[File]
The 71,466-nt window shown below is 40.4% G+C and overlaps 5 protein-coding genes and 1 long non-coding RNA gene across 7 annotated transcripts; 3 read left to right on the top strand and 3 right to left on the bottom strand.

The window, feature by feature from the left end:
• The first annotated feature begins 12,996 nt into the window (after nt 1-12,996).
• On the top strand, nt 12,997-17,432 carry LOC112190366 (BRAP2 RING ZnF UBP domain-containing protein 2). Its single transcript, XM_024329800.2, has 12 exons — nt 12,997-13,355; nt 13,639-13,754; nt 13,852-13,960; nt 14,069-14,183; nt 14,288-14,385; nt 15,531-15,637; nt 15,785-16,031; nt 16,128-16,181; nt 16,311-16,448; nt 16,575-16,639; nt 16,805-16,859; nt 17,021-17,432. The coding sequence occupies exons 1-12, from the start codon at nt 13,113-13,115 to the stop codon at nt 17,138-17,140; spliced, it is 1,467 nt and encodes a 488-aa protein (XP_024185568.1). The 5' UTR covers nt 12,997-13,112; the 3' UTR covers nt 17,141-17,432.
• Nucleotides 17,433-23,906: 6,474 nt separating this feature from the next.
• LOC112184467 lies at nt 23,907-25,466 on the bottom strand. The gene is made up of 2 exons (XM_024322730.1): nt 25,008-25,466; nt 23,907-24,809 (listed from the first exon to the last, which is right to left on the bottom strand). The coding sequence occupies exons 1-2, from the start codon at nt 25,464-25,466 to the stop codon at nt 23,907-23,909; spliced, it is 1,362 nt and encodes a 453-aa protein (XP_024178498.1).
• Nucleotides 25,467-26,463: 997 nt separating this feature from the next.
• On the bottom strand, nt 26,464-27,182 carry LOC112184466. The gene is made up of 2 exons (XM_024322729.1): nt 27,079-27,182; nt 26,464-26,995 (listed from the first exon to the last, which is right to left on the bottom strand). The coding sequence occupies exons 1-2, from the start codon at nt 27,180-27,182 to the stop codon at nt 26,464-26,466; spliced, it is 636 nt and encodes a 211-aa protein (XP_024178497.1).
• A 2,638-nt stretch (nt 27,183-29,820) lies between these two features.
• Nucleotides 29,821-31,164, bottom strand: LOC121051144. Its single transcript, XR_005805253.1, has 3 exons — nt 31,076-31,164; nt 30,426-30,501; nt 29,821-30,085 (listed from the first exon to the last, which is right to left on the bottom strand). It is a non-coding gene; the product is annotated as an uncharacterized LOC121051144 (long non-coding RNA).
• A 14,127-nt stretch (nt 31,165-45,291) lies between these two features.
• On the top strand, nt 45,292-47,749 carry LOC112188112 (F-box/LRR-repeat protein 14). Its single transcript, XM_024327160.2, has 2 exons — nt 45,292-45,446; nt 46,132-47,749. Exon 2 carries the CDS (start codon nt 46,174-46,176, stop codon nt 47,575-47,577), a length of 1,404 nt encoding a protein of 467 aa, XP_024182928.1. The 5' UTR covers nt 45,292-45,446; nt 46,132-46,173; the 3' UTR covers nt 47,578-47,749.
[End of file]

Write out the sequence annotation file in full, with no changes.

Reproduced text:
The 71,466-nt window shown below is 40.4% G+C and overlaps 5 protein-coding genes and 1 long non-coding RNA gene across 7 annotated transcripts; 3 read left to right on the top strand and 3 right to left on the bottom strand.

The window, feature by feature from the left end:
• The first annotated feature begins 12,996 nt into the window (after nt 1-12,996).
• On the top strand, nt 12,997-17,432 carry LOC112190366 (BRAP2 RING ZnF UBP domain-containing protein 2). Its single transcript, XM_024329800.2, has 12 exons — nt 12,997-13,355; nt 13,639-13,754; nt 13,852-13,960; nt 14,069-14,183; nt 14,288-14,385; nt 15,531-15,637; nt 15,785-16,031; nt 16,128-16,181; nt 16,311-16,448; nt 16,575-16,639; nt 16,805-16,859; nt 17,021-17,432. The coding sequence occupies exons 1-12, from the start codon at nt 13,113-13,115 to the stop codon at nt 17,138-17,140; spliced, it is 1,467 nt and encodes a 488-aa protein (XP_024185568.1). The 5' UTR covers nt 12,997-13,112; the 3' UTR covers nt 17,141-17,432.
• Nucleotides 17,433-23,906: 6,474 nt separating this feature from the next.
• LOC112184467 lies at nt 23,907-25,466 on the bottom strand. The gene is made up of 2 exons (XM_024322730.1): nt 25,008-25,466; nt 23,907-24,809 (listed from the first exon to the last, which is right to left on the bottom strand). The coding sequence occupies exons 1-2, from the start codon at nt 25,464-25,466 to the stop codon at nt 23,907-23,909; spliced, it is 1,362 nt and encodes a 453-aa protein (XP_024178498.1).
• Nucleotides 25,467-26,463: 997 nt separating this feature from the next.
• On the bottom strand, nt 26,464-27,182 carry LOC112184466. The gene is made up of 2 exons (XM_024322729.1): nt 27,079-27,182; nt 26,464-26,995 (listed from the first exon to the last, which is right to left on the bottom strand). The coding sequence occupies exons 1-2, from the start codon at nt 27,180-27,182 to the stop codon at nt 26,464-26,466; spliced, it is 636 nt and encodes a 211-aa protein (XP_024178497.1).
• A 2,638-nt stretch (nt 27,183-29,820) lies between these two features.
• Nucleotides 29,821-31,164, bottom strand: LOC121051144. Its single transcript, XR_005805253.1, has 3 exons — nt 31,076-31,164; nt 30,426-30,501; nt 29,821-30,085 (listed from the first exon to the last, which is right to left on the bottom strand). It is a non-coding gene; the product is annotated as an uncharacterized LOC121051144 (long non-coding RNA).
• A 14,127-nt stretch (nt 31,165-45,291) lies between these two features.
• On the top strand, nt 45,292-47,749 carry LOC112188112 (F-box/LRR-repeat protein 14). Its single transcript, XM_024327160.2, has 2 exons — nt 45,292-45,446; nt 46,132-47,749. Exon 2 carries the CDS (start codon nt 46,174-46,176, stop codon nt 47,575-47,577), a length of 1,404 nt encoding a protein of 467 aa, XP_024182928.1. The 5' UTR covers nt 45,292-45,446; nt 46,132-46,173; the 3' UTR covers nt 47,578-47,749.